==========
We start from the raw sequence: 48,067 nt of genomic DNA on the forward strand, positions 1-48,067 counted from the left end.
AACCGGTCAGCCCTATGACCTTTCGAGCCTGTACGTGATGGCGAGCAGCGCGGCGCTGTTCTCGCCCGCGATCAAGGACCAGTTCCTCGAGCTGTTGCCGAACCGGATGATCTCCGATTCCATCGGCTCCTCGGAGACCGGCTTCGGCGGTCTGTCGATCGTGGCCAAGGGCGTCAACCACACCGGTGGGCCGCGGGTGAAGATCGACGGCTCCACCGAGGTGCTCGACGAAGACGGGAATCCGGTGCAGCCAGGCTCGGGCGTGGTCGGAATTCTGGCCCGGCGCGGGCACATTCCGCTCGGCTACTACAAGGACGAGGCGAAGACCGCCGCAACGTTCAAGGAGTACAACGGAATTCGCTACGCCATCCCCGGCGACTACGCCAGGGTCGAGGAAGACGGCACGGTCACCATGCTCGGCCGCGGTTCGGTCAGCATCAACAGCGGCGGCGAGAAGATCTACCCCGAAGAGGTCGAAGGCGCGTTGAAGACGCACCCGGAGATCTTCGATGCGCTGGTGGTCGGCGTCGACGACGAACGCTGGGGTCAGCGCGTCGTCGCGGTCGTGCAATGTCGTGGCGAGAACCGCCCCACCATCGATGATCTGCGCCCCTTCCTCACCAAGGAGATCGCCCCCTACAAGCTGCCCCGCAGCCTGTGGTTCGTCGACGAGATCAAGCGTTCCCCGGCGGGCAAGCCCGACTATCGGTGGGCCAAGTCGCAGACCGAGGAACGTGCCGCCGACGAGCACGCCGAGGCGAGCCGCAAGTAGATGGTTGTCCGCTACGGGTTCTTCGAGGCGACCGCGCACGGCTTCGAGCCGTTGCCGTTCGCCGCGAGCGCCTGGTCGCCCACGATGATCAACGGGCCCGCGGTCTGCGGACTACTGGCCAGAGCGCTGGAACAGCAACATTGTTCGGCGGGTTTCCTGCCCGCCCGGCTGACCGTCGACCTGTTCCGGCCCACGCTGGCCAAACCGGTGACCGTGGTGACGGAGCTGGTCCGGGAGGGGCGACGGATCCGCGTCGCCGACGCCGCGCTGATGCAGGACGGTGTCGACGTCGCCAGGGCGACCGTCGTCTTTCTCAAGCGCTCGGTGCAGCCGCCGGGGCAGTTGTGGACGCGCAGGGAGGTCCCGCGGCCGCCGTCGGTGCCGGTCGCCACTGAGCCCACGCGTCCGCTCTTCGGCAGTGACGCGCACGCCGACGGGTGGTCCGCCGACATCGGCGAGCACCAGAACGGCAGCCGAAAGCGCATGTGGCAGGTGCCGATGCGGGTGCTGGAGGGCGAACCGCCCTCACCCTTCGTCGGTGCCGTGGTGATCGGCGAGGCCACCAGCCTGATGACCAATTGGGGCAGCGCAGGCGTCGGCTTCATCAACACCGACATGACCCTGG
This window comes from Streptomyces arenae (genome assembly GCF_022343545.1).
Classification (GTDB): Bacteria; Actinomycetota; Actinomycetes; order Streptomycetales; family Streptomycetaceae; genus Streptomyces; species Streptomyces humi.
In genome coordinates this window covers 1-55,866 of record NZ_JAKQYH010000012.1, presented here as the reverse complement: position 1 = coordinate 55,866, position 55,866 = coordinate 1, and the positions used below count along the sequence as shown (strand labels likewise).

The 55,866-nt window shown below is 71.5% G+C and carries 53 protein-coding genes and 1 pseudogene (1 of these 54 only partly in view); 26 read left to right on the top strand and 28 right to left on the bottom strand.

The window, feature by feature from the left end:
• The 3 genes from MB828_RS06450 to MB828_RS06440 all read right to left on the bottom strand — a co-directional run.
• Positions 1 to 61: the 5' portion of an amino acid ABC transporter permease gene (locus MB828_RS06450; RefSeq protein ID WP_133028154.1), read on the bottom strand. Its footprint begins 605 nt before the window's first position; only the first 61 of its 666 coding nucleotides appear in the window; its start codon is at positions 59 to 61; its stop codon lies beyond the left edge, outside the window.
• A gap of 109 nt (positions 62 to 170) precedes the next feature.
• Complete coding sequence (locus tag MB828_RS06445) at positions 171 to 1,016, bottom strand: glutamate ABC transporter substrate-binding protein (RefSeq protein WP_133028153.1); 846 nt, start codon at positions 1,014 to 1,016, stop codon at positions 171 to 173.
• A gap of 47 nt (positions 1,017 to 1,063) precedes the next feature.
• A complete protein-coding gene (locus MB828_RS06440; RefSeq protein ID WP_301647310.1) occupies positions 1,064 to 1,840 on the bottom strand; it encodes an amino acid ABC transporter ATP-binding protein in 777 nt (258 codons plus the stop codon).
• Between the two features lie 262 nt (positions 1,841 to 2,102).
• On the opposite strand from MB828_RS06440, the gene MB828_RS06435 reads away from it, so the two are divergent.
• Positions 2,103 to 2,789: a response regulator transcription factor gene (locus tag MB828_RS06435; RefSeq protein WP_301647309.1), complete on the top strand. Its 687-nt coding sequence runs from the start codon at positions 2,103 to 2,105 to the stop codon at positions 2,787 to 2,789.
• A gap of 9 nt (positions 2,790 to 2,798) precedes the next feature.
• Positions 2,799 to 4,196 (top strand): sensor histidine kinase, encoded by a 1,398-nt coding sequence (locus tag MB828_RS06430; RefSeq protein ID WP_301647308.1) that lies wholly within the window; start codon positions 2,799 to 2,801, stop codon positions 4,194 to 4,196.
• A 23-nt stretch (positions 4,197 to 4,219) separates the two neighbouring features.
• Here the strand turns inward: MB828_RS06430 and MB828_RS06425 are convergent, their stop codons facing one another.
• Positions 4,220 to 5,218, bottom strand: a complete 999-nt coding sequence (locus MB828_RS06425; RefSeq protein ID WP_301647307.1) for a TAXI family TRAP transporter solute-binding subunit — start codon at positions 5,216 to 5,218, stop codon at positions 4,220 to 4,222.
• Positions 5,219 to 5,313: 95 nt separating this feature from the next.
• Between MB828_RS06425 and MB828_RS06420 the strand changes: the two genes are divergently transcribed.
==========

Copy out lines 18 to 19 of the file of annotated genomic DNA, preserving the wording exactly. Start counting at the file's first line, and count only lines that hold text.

• Positions 2,799 to 4,196 (top strand): sensor histidine kinase, encoded by a 1,398-nt coding sequence (locus tag MB828_RS06430; RefSeq protein ID WP_301647308.1) that lies wholly within the window; start codon positions 2,799 to 2,801, stop codon positions 4,194 to 4,196.
• A 23-nt stretch (positions 4,197 to 4,219) separates the two neighbouring features.